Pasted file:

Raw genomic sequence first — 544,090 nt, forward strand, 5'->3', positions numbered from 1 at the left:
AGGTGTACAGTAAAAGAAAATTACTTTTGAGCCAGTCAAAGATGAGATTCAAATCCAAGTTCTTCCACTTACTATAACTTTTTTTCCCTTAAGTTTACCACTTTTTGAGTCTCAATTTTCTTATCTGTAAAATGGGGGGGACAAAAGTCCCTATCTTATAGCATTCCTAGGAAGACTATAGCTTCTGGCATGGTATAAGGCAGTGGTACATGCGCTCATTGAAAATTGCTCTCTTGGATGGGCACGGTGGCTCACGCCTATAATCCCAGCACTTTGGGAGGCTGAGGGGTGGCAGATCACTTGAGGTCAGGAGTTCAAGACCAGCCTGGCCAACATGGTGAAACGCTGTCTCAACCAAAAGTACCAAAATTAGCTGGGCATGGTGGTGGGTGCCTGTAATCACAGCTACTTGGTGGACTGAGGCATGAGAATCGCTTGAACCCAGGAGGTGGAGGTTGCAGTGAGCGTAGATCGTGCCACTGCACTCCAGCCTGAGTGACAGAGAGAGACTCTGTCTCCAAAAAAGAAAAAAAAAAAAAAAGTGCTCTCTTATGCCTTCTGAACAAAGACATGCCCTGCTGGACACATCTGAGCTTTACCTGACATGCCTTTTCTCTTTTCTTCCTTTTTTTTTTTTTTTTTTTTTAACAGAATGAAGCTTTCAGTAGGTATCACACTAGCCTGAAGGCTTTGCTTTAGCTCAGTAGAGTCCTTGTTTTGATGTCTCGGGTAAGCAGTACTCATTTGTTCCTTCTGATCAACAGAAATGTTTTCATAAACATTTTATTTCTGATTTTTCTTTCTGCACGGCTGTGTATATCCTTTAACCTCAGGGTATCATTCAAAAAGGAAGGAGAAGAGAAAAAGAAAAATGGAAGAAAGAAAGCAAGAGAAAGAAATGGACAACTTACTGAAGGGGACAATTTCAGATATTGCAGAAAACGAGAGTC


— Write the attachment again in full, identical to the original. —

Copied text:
Raw genomic sequence first — 544,090 nt, forward strand, 5'->3', positions numbered from 1 at the left:
AGGTGTACAGTAAAAGAAAATTACTTTTGAGCCAGTCAAAGATGAGATTCAAATCCAAGTTCTTCCACTTACTATAACTTTTTTTCCCTTAAGTTTACCACTTTTTGAGTCTCAATTTTCTTATCTGTAAAATGGGGGGGACAAAAGTCCCTATCTTATAGCATTCCTAGGAAGACTATAGCTTCTGGCATGGTATAAGGCAGTGGTACATGCGCTCATTGAAAATTGCTCTCTTGGATGGGCACGGTGGCTCACGCCTATAATCCCAGCACTTTGGGAGGCTGAGGGGTGGCAGATCACTTGAGGTCAGGAGTTCAAGACCAGCCTGGCCAACATGGTGAAACGCTGTCTCAACCAAAAGTACCAAAATTAGCTGGGCATGGTGGTGGGTGCCTGTAATCACAGCTACTTGGTGGACTGAGGCATGAGAATCGCTTGAACCCAGGAGGTGGAGGTTGCAGTGAGCGTAGATCGTGCCACTGCACTCCAGCCTGAGTGACAGAGAGAGACTCTGTCTCCAAAAAAGAAAAAAAAAAAAAAAGTGCTCTCTTATGCCTTCTGAACAAAGACATGCCCTGCTGGACACATCTGAGCTTTACCTGACATGCCTTTTCTCTTTTCTTCCTTTTTTTTTTTTTTTTTTTTTAACAGAATGAAGCTTTCAGTAGGTATCACACTAGCCTGAAGGCTTTGCTTTAGCTCAGTAGAGTCCTTGTTTTGATGTCTCGGGTAAGCAGTACTCATTTGTTCCTTCTGATCAACAGAAATGTTTTCATAAACATTTTATTTCTGATTTTTCTTTCTGCACGGCTGTGTATATCCTTTAACCTCAGGGTATCATTCAAAAAGGAAGGAGAAGAGAAAAAGAAAAATGGAAGAAAGAAAGCAAGAGAAAGAAATGGACAACTTACTGAAGGGGACAATTTCAGATATTGCAGAAAACGAGAGTC